Transfer asparagus to a serving platter and place in oven to keep warm. Melt remaining tablespoon butter in the top of a double boiler set over—not touching—barely simmering water. Add eggs and cook slowly, stirring constantly with a rubber spatula and scraping the sides of the bowl often. You want them to set in a creamy mass, without forming curds.  
When eggs begin to thicken and set, after 3 to 5 minutes, season with salt and pepper. When they are set but as soft and creamy as a thick béchamel sauce, stir in chives and remove from heat. Immediately spoon the eggs over the middle of the asparagus spears and serve on warm plates. 
Waters, Alice; Fletcher, Janet; Pearson, Victoria (1997-04-01). Fresh from the Farmers' Market: Year-Round Recipes for the Pick of the Crop (Kindle Locations 672-679). Chronicle Books. Kindle Edition. 

If you love history, as Grandma does, then The Pharaohs Kitchen : Recipes from Ancient Egypts Enduring Food Traditions might just be a book you would be interested in.  This would make a great resource for those studying Ancient Egypt.  Note that this is from Oxford University Press. Here's the description and a very doable recipe:

Judging from the evidence available from depictions of daily life on tombs and in historical texts, the ancient Egyptians were just as enthusiastic about good food and generous hospitality as are their descendants today. Magda Mehdawy and Amr Hussein have done extensive research on the cultivation, gathering, preparation, and presentation of food in ancient Egypt and have developed nearly a hundred recipes that will be perfectly recognizable to anyone familiar with modern Egyptian food. Beautifully illustrated with scenes from tomb reliefs, objects and artifacts in museum exhibits, and modern photographs, the recipes are accompanied by explanatory material that describes the ancient home and kitchen, cooking vessels and methods, table manners and etiquette, banquets, beverages, and ingredients. Traditional feasts and religious occasions with their own culinary traditions are described, including some that are still celebrated today. A glossary of ingredients and place names provides a useful guide to unfamiliar terms.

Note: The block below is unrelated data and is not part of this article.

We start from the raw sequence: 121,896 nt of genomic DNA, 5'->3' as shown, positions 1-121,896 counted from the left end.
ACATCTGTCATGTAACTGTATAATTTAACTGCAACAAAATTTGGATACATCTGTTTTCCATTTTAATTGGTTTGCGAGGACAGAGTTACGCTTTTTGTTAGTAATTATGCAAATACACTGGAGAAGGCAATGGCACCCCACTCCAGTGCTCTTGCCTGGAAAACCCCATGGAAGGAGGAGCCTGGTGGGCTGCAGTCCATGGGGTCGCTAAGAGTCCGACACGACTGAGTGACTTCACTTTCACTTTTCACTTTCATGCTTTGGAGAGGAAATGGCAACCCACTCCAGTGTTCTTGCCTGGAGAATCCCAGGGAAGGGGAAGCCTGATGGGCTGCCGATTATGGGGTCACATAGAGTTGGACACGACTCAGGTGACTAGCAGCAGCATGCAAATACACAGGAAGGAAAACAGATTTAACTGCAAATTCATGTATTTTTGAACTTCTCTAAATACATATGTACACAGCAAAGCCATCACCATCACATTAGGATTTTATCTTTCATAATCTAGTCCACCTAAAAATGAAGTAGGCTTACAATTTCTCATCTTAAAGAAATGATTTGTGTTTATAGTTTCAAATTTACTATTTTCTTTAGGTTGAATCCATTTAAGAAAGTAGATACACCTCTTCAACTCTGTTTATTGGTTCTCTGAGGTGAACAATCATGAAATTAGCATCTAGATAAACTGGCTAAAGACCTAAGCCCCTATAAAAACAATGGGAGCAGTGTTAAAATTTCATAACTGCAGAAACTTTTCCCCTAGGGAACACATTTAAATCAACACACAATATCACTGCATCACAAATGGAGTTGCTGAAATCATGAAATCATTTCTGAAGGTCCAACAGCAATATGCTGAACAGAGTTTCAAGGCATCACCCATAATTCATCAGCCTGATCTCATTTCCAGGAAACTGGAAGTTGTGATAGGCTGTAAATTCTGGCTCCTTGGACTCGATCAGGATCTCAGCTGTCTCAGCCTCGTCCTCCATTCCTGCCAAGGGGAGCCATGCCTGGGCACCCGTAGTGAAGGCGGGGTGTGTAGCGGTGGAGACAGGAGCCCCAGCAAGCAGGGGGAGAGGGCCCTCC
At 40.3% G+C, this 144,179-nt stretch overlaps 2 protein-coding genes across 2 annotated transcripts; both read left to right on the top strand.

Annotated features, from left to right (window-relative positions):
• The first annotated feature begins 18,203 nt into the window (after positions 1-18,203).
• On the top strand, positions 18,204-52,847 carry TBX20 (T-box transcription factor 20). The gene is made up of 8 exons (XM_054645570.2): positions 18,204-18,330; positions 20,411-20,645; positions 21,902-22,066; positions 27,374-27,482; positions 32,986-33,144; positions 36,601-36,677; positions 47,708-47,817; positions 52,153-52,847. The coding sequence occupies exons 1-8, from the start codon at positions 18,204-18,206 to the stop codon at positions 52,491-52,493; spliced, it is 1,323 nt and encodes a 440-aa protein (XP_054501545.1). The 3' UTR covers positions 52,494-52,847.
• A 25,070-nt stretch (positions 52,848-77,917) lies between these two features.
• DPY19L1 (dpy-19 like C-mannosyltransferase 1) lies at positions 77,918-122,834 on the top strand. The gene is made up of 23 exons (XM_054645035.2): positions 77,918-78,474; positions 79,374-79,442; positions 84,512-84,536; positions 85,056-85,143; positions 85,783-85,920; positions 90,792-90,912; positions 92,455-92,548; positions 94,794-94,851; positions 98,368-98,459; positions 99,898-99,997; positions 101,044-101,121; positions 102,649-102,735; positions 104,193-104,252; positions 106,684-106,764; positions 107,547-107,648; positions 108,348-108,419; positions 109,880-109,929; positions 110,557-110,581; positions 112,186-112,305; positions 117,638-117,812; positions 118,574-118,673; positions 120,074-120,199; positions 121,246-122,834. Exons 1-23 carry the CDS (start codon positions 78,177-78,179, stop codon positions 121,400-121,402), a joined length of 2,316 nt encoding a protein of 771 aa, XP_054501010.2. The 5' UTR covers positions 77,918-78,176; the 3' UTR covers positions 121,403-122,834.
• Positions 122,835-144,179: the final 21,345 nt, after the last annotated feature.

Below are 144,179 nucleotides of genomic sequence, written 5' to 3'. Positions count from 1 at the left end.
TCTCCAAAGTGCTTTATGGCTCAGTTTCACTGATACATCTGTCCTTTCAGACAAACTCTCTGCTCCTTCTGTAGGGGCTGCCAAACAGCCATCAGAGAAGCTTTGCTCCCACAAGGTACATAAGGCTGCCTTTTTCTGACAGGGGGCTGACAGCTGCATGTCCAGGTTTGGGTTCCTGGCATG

Serves 4–6
1 large onion
2 cloves garlic
2 tbsp ghee
1/2 kg tomatoes, finely chopped
2 chilli peppers, finely chopped
1 tsp salt
1/2 tsp black pepper
6 eggs
1 tbsp chopped parsley  
1. Dice onion and garlic. Fry in ghee until golden.
2. Add tomatoes and peppers. Stir until tomatoes begin to dry. Pour in 1/2 cup of water and add the salt and pepper.
3. Pour the mixture into the serving plate. Make 6 small slots with a spoon and break an egg into each one.
4. Decorate with chopped parsley. Place in hot oven for 15 minutes. Serve. 
Mehdawy, Magda; Hussein, Amr (2010-05-15). The Pharaohs Kitchen : Recipes from Ancient Egypts Enduring Food Traditions (Kindle Locations 696-705). Oxford University Press. Kindle Edition. 

Last, but hardly least is a great James Harriot read, All Things Wise and Wonderful.  Harriot is one of Grandma's all-time favorite authors, often funny, always engaging.  His books are just perfect for those "hurry up and wait" moments.  Maybe next month they'll have more of the set.

See All 100 $3.99 or Less Kindles for May


  1. I went back and forth on fresh green.. but you sold me:) I clicked from here to buy it, hope I did it right.


    1. Thanks! I went back and forth on that one myself Becky, but I had a little bit of a balance and I've been trying to get more green into my diet. I really liked the way that the author divided up the recipes by ways to cook them rather than putting all the carrots in one spot. Some things were old standbys in my kitchen - the Roasted Asparagus in particular - but others are new. I'm going to have fun with this one.